Do you feel that you are walking more closely with Jesus today than you were a year ago?
That is a tough question for many Christians today. Not because it is abstract and hard to understand. It is tough because it is concrete and demands an honest answer. You may can fake good intentions and church boy morality, but you can’t fake spiritual maturity. Sooner or later immaturity, if it is present will always rear it’s ugly head.
I sense a similar point in Luke 8:14, a verse from the well known Parable of the Sower. Actually this verse comes after Jesus’s public sermon and occurs during a private conversation with His disciples when they asked Him what the parable meant. He gave it to them plain and simple and the abstract suddenly became concrete. Now I am not able to give a full exposition on the parable of the sower in such a short space. If that is what you’re looking for then you’ll just have to come listen to me preach. What I want to do here is to hone in on one of the locations where the seed fell. That location is the third one, explicitly mentioned in Jesus’s parable, the thorns. Here’s how Jesus puts it…
And as for what fell among the thorns, they are those who hear, but as they go on their way they are choked by the cares and riches and pleasures of life, and their fruit does not mature. -Luke 8:14, ESV
There is a concept in biology that is worthy of note here. The concept is captured in one word: Competition. It can be used in reference to molecular biology all the way up to general ecology. The simplistic definition is: a scenario in which two or more organisms are competing for a limited resource that results in harm to one of the organisms. Here is a more practical way of understanding competition. Those weeds in your vegetable garden are not just a nuisance to you, they are most likely robbing your plants of the essential nutrients they need to grow to maturity. Jesus picks up on this natural occurrence which everyone understands and says “if the seed falls among thorns, those thorns will choke away the nutrients needed for the fruit to mature.”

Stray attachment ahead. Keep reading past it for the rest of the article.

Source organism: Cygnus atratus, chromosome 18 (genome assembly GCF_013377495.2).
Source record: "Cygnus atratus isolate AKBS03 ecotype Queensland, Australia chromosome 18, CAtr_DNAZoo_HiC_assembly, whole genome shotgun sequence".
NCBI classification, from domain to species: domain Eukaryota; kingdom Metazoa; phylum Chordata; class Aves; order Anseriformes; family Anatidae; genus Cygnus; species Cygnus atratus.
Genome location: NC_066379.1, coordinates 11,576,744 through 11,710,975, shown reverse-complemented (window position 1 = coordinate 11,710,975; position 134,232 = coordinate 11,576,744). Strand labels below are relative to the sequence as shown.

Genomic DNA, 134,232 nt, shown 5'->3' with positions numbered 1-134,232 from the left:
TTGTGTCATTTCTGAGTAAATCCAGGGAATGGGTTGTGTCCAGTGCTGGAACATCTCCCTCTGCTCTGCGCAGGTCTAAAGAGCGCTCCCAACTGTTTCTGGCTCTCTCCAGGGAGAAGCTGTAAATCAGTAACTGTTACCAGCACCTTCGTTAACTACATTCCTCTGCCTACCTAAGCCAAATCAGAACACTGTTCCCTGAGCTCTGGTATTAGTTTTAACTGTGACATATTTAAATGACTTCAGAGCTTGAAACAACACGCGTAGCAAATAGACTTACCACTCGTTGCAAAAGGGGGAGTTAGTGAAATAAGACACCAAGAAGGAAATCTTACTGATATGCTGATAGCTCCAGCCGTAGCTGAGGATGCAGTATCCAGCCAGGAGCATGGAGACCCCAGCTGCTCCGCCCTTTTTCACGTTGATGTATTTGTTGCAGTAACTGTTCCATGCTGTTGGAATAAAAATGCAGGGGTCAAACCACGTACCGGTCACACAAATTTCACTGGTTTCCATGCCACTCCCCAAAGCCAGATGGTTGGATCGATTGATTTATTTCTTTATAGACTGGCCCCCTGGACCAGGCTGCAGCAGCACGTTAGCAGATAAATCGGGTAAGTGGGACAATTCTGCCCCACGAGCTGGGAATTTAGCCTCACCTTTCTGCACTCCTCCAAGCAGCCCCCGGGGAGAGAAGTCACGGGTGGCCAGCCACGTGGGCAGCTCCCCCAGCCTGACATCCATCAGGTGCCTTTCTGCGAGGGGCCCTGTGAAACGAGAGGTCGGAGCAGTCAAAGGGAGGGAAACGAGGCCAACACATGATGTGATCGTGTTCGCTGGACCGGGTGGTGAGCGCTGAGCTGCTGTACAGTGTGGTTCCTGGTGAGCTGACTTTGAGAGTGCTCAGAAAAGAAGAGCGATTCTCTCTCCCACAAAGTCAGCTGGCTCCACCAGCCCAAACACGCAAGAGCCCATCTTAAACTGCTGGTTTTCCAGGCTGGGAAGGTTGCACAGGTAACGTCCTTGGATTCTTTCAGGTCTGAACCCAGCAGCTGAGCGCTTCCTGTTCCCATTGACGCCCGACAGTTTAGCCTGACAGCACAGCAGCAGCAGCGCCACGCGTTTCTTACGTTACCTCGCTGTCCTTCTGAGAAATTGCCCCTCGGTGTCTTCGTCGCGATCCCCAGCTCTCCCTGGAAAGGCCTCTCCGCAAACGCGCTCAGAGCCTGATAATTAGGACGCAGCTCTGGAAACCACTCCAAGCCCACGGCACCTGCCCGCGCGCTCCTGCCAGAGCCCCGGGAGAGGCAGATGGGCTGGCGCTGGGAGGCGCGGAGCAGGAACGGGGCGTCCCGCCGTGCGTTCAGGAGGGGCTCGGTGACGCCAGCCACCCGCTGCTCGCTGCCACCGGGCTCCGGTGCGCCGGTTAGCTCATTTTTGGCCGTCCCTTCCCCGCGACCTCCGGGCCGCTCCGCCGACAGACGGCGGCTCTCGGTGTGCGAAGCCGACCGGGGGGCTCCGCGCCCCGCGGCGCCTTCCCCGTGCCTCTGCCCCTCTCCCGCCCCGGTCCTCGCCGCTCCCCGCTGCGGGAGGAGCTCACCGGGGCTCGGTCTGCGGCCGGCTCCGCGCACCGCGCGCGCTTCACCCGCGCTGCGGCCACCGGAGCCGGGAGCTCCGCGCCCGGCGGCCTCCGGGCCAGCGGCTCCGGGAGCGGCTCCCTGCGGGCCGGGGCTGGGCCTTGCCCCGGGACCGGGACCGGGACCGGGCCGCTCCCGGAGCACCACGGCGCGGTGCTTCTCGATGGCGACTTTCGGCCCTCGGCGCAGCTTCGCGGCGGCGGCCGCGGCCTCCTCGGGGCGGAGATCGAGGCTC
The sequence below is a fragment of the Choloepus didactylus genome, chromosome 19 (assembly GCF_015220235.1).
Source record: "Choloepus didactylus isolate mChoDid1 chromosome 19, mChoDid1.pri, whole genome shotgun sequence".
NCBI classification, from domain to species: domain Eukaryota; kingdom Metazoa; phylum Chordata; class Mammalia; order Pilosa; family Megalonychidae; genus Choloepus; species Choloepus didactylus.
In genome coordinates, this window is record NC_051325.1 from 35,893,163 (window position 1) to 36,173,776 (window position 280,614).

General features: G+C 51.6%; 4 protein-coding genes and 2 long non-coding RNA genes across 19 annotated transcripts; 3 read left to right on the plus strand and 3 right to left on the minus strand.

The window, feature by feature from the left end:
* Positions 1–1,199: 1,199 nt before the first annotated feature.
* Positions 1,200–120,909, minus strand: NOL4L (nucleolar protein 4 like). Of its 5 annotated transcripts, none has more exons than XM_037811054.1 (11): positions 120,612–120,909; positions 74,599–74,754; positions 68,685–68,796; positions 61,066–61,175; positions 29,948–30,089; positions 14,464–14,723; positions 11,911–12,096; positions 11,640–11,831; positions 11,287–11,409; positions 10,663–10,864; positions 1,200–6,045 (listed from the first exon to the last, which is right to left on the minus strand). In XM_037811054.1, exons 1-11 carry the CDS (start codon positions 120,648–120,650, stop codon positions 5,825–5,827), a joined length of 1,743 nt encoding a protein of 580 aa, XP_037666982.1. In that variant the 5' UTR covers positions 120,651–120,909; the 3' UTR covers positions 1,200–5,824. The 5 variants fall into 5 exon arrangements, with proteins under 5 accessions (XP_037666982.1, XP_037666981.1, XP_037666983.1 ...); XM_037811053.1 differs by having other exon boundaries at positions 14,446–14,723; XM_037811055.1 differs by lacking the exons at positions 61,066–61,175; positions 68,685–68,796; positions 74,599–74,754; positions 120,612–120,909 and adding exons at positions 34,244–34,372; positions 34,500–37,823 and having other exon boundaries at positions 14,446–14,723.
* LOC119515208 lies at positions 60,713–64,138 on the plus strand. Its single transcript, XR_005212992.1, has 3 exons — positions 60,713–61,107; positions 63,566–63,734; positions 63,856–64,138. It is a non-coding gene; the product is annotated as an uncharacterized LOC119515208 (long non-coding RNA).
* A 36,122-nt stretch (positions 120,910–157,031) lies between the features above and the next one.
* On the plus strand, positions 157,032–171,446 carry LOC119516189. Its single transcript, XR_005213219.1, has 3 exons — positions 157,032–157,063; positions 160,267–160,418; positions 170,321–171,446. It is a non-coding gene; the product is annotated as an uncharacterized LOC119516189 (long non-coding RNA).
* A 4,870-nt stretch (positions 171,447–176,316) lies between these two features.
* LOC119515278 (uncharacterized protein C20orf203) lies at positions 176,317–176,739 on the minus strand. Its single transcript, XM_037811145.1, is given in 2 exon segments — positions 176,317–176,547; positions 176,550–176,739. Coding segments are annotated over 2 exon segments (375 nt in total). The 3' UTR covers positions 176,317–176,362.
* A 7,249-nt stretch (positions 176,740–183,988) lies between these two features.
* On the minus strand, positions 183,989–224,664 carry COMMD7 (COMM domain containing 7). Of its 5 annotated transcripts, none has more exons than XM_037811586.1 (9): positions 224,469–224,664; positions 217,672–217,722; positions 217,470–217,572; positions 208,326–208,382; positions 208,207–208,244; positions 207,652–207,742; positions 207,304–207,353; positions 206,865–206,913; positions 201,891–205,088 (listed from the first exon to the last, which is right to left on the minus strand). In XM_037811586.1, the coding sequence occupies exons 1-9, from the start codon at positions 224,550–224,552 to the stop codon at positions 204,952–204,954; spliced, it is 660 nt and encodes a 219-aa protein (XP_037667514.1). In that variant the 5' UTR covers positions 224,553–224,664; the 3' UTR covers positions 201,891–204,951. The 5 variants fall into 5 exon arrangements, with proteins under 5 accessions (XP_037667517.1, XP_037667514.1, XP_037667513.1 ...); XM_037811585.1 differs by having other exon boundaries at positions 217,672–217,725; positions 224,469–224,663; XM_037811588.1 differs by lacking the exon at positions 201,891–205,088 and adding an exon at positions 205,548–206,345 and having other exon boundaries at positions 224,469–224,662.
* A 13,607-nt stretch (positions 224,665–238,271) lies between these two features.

So how does this agricultural illustration instruct the reader about spiritual things? We must first consider that the seed is identified as The Word of God explicitly in verse 11. It is also apparent by the context that Jesus is using the various locations as a means to illustrate a spiritual concept. The trampled path, the rocky ground, the thorns, and the good soil are illustrations representing the human heart, that is the center of your being. It is quite apparent that the first three soils (or locations) are not conducive for spiritual growth. Jesus explicitly points this out in verses 9-14. Now remember I can’t give a full exposition of Luke 8 in a short blog. But I can’t point out a quick thought about “the thorns.”
Here it is. Are there things in your life that are competing for your affections that prevent you from seeking The Lord? Oh certainly in American culture that list could get very long, very quickly. What do you have or associate with in your life that upon hearing The Word, which leads to life (Matthew 4:4), competes with it for your worship, your affections, your time, your heart-things which are limited mind you! Perhaps I can state even more plainly. Do you have some thorns in your life that are choking the Word of God from your heart? Friend, I will tell you a truth. A heart that is crowded with thorns is not conducive for spiritual growth. You may show initial signs that look like genuine life, but those thorns will choke out the nutrients preventing maturity. You can fake good morality, but you can’t fake maturity. Sooner or later immaturity will rear its ugly head. That’s terrifying I know. But here is the good news: those thorns need not be permanent. By and through the grace and power of God you can pull those thorns out before they choke you out. It’s called repentance: A turning from the riches, cares, and pleasures of this world to The Lord in whom you faithfully trust. Don’t try to fake it, remove the thorns and bear fruit unto maturity.